Blooms June – October

Size: 12" – 15" high x 15" – 18" wide.

Zone 6/7.

Always tidy, sadly underused and simple to maintain, the tufted silvery blue mound of this dapper European denizen spawns a taller habit, broader blades and larger blooms than those of S. caerulea. Copious early flowering ebony-colored inflorescences with creamy yellow pollen sacs are perched on slender upright stems, which eventually slacken and bend sideways above glaucous grayish green semi-evergreen leaves, donning crisp dark green undersides. Appreciative of adequate moisture plus a light trimming to refresh its pert visage, S. heufleriana withstands dry conditions once established, makes an amiable cohort for spring bulbs and looks arresting when planted en masse, either beside a path or in a border.

Blooms April–August

Size: 2' 0" high x 18" wide.

Hardy to zone 4.

Populating central and southern Italy and often found in calcium-rich mountainous areas, Gray Moor grass is the tallest Sesleria we offer. Dense, tufted mounds of narrow, pointy gray-green blades imbued with cool blue shades cushion the cone-shaped dark chocolate-colored blooms that don bright greenish yellow anthers. Drought tolerant near cooler coastal areas, Sesleria nitida maintains a winsome year-round presence plus makes a sturdy easy-care candidate for mass plantings in larger gardens or singularly where space is a premium.

Blooms May–early July

Size: 18" – 2' 0" high x 15" wide.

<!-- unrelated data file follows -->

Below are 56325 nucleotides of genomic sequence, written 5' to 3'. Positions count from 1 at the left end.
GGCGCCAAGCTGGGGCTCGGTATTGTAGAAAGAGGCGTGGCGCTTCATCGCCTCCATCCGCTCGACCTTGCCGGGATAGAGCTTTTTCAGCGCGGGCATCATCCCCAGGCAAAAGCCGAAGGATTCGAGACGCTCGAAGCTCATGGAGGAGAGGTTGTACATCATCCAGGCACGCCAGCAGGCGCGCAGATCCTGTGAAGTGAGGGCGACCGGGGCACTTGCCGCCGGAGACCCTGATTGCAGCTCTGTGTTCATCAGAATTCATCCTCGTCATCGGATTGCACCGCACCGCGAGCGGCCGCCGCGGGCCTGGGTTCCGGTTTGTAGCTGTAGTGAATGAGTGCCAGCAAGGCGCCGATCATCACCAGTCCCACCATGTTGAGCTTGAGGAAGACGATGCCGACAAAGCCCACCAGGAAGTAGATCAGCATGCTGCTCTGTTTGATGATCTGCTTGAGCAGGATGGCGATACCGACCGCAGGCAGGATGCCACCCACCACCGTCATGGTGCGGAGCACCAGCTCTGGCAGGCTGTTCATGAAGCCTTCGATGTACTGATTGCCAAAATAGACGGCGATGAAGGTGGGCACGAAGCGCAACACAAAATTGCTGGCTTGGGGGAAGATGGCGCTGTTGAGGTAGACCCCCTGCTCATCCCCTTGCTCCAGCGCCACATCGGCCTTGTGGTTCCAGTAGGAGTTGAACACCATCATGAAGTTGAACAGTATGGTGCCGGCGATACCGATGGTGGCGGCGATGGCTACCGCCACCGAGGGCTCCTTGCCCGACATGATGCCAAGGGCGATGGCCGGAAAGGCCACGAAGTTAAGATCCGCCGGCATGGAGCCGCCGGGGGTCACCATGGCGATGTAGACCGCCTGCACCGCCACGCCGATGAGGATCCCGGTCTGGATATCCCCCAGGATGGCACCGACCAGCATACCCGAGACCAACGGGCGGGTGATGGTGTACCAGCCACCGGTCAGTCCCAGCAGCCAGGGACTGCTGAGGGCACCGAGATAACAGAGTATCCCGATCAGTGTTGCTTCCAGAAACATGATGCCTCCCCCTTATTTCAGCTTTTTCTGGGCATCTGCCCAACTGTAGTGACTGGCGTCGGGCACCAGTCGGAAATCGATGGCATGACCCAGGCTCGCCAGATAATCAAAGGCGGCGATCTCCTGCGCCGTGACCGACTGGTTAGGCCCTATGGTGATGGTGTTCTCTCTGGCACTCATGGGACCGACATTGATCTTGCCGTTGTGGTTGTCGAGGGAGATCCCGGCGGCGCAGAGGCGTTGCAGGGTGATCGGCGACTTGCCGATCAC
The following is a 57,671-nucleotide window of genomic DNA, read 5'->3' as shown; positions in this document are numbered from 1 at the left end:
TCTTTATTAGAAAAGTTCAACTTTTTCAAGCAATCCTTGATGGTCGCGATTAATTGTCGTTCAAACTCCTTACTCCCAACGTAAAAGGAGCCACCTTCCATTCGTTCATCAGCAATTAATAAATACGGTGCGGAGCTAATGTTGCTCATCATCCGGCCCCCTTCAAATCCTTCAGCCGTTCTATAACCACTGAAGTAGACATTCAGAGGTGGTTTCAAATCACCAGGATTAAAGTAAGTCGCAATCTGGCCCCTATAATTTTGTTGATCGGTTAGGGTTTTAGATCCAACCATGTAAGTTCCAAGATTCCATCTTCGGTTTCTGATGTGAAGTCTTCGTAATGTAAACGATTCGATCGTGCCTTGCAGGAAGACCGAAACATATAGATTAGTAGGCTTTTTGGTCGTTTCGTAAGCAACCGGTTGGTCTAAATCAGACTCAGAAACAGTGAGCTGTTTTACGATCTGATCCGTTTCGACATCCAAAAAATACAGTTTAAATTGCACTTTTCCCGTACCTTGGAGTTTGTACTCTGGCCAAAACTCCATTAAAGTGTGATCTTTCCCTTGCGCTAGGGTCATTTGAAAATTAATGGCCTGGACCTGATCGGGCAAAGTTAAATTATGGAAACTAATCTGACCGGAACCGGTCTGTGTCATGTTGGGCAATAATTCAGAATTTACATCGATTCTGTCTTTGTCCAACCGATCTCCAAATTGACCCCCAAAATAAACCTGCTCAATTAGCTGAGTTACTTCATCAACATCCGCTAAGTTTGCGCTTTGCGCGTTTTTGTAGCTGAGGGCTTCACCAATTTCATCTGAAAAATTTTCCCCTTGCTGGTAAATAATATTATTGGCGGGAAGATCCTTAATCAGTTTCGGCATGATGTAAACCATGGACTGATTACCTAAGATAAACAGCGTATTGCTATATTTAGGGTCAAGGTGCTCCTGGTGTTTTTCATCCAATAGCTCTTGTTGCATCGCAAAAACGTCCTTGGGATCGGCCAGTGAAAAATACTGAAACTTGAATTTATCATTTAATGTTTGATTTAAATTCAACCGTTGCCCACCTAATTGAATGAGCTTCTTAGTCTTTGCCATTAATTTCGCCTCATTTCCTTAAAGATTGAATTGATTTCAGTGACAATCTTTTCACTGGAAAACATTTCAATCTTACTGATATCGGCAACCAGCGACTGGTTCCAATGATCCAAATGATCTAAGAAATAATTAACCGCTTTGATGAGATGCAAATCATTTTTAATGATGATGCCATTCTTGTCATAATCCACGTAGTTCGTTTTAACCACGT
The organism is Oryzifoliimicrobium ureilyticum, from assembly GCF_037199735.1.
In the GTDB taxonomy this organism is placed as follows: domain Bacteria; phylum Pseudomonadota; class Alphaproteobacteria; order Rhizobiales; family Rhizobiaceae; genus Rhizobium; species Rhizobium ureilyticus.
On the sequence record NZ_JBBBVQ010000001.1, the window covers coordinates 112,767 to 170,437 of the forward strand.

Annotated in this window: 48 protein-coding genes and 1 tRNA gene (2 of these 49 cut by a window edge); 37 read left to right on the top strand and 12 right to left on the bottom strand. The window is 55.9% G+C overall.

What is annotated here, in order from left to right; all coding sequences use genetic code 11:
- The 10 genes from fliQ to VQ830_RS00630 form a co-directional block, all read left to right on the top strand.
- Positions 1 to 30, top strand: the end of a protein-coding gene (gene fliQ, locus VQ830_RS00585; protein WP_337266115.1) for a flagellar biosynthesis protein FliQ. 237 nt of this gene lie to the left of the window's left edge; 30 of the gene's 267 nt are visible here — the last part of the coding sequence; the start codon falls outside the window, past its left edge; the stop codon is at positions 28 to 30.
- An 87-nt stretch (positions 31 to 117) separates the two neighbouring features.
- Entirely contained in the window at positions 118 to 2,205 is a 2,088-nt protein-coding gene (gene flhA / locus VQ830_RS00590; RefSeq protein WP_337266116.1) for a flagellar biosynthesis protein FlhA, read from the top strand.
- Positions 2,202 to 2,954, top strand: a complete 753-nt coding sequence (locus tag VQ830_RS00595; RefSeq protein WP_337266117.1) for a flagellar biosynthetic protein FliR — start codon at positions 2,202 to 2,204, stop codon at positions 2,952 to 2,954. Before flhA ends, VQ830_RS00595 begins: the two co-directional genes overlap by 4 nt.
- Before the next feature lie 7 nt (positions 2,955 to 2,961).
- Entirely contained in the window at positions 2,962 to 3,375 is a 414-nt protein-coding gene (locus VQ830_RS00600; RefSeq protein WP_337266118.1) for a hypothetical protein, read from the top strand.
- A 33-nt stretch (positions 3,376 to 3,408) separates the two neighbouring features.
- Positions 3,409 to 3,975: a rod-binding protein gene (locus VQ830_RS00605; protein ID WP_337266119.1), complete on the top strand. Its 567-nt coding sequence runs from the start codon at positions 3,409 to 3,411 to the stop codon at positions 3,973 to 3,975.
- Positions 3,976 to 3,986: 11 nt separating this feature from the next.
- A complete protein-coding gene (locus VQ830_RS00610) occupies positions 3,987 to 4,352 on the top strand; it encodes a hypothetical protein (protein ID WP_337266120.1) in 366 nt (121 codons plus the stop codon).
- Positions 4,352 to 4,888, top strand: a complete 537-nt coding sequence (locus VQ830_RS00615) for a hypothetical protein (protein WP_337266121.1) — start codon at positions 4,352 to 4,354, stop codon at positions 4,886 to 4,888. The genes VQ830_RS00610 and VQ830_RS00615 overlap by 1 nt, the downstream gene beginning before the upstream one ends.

Hardy to zone 4.

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Current Staff's Favorite Plant

Current Staff's Favorite Plant

Our Featured Plant: Crocosmia ‘Zeal Tan’

Captivating Crocosmias, Plants that Dodge to Dog Days of Summer, 2020 T-shirst have arrived!

Captivating Crocosmias!

Crocosmias boast a bounty of late summer color as our gardens transition into autumn. Displayed on the ends of gracefully arching spikes above winsome sword-like leaves, the clustered tubular flowers range from yellow, peach and orange to fire-engine red. The prismatic tones meld well with white-flowering Hydrangeas and perennials such as Selinium wallichianum, Actaea simplex 'Atropurpurea', Alcea 'Polarstar' or Aster 'Bridal Veil'. The yellow and melon shades sparkle amid the blue blossoms of Aconitum, Caryopteris 'Longwood Blue', Perovskia 'Blue Steel' and  Aster 'Little Carlow'. For sizzling fun you could create a hot border, intermingling them with Kniphofia 'Bee's Sunset', Helenium 'Potter's Wheel' or Helianthemum 'Fire Dragon'. Be sure to add some to your next cut arrangement!

Commonly known as Montbretia, they do their best when provided with good drainage, moderate moisture and some protection from hot afternoon sun. Please feel free to check out our extensive collection of Crocosmia cultivars in the perennial section of our online catalog.

Dodge the Dog Days of summer….

with plants that pack a punch of blooms and alluring leaves at this time of year. By late August, our borders can look a tad tired and may be in need of some sprucing up. Adequate moisture and an additional application of compost will ensure late summer vitality. You can trim perennials, such as Nepetas and Geraniums, and savor their fresh new growth plus a flourish of blooms, often until the first frost! We hope some of the plants featured in this newsletter lift your spirits and maybe even inspire a little awe as summer wanes. 

All of us Digging Dog plant wranglers wish you Happy Digging and good health.